By including dry gulches which contain no water, and giving the EPA power over them.
Water then becomes not only water but non-water.
EPA is looking into your toilet and new regulations are coming soon.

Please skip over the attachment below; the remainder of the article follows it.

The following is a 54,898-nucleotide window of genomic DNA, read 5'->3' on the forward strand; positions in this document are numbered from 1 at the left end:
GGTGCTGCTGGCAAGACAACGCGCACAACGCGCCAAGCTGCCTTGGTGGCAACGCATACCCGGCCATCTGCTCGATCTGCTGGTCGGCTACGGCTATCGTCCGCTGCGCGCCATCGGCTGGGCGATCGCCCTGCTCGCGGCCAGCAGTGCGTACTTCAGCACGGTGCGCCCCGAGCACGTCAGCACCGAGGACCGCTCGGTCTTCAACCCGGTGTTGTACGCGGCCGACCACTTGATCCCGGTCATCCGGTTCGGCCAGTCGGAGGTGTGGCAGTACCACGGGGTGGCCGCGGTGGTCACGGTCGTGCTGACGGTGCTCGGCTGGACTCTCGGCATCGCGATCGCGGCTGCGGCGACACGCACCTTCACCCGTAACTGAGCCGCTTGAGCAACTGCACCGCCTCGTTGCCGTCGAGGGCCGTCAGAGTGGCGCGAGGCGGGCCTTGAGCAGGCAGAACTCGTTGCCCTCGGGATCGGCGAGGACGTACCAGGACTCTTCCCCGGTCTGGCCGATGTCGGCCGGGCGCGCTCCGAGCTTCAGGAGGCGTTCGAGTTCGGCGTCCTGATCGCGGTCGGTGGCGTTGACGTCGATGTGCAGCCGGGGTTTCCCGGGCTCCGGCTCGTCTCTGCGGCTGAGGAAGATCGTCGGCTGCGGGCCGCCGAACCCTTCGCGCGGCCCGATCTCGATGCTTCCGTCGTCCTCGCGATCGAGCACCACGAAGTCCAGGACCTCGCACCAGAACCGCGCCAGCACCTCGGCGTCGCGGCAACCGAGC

Apparently the idea is that anywhere water flows during a heavy downpour is a navigable stream. This would have made nearly the entirety of the hilly forty acres where I grew up a navigable stream and it would make the entire eight acres where I now live a navigable stream since you can walk out after a really heavy rain and see where bits of leaves and tiny sticks and such have floated on top of the water just about anywhere you look. I have an actual tiny stream running down one side of the property and on the North side what actually IS a navigable stream, a creek large enough to run a large john boat with a motor and when it floods it covers three acres of so of the eight with floodwater. The only places in South Carolina where water does not run on top of the ground during very heavy rains are the areas where the sand is so porous that you cannot make a puddle with a water hose if you try. Surprisingly enough that is the sort of conditions I have in one area that is in the flood plain of the creek on the North side. The creek can be up to the point that the area along that bank is only two feet above the water and you can turn on a water hose and the water will run into the sand as soon as it hits it.